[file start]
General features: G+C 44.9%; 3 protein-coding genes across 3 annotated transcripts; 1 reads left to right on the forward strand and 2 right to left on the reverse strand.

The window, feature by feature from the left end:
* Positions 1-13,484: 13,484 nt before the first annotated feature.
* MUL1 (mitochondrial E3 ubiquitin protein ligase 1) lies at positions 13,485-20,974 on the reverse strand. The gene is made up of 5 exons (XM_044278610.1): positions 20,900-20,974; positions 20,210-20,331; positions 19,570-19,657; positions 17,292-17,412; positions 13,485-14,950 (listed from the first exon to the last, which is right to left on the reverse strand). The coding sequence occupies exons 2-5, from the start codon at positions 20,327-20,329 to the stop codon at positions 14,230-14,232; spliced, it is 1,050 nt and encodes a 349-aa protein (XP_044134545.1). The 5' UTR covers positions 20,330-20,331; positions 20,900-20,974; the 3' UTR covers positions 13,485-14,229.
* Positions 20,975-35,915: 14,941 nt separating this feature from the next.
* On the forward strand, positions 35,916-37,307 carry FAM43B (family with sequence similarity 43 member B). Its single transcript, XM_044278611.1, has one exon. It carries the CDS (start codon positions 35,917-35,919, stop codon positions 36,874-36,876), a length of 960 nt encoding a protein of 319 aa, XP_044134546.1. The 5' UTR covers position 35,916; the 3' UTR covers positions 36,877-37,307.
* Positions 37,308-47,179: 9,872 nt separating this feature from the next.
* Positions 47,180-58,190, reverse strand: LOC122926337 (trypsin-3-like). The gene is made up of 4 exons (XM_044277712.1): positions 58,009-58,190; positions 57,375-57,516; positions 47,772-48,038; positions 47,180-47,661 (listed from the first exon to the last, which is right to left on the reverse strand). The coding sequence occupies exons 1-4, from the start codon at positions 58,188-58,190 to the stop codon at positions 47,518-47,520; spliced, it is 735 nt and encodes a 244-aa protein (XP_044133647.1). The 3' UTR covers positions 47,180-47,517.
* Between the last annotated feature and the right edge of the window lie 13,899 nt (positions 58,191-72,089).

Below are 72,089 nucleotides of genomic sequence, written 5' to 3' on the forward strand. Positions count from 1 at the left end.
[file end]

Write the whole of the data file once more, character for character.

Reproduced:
General features: G+C 44.9%; 3 protein-coding genes across 3 annotated transcripts; 1 reads left to right on the forward strand and 2 right to left on the reverse strand.

The window, feature by feature from the left end:
* Positions 1-13,484: 13,484 nt before the first annotated feature.
* MUL1 (mitochondrial E3 ubiquitin protein ligase 1) lies at positions 13,485-20,974 on the reverse strand. The gene is made up of 5 exons (XM_044278610.1): positions 20,900-20,974; positions 20,210-20,331; positions 19,570-19,657; positions 17,292-17,412; positions 13,485-14,950 (listed from the first exon to the last, which is right to left on the reverse strand). The coding sequence occupies exons 2-5, from the start codon at positions 20,327-20,329 to the stop codon at positions 14,230-14,232; spliced, it is 1,050 nt and encodes a 349-aa protein (XP_044134545.1). The 5' UTR covers positions 20,330-20,331; positions 20,900-20,974; the 3' UTR covers positions 13,485-14,229.
* Positions 20,975-35,915: 14,941 nt separating this feature from the next.
* On the forward strand, positions 35,916-37,307 carry FAM43B (family with sequence similarity 43 member B). Its single transcript, XM_044278611.1, has one exon. It carries the CDS (start codon positions 35,917-35,919, stop codon positions 36,874-36,876), a length of 960 nt encoding a protein of 319 aa, XP_044134546.1. The 5' UTR covers position 35,916; the 3' UTR covers positions 36,877-37,307.
* Positions 37,308-47,179: 9,872 nt separating this feature from the next.
* Positions 47,180-58,190, reverse strand: LOC122926337 (trypsin-3-like). The gene is made up of 4 exons (XM_044277712.1): positions 58,009-58,190; positions 57,375-57,516; positions 47,772-48,038; positions 47,180-47,661 (listed from the first exon to the last, which is right to left on the reverse strand). The coding sequence occupies exons 1-4, from the start codon at positions 58,188-58,190 to the stop codon at positions 47,518-47,520; spliced, it is 735 nt and encodes a 244-aa protein (XP_044133647.1). The 3' UTR covers positions 47,180-47,517.
* Between the last annotated feature and the right edge of the window lie 13,899 nt (positions 58,191-72,089).

Below are 72,089 nucleotides of genomic sequence, written 5' to 3' on the forward strand. Positions count from 1 at the left end.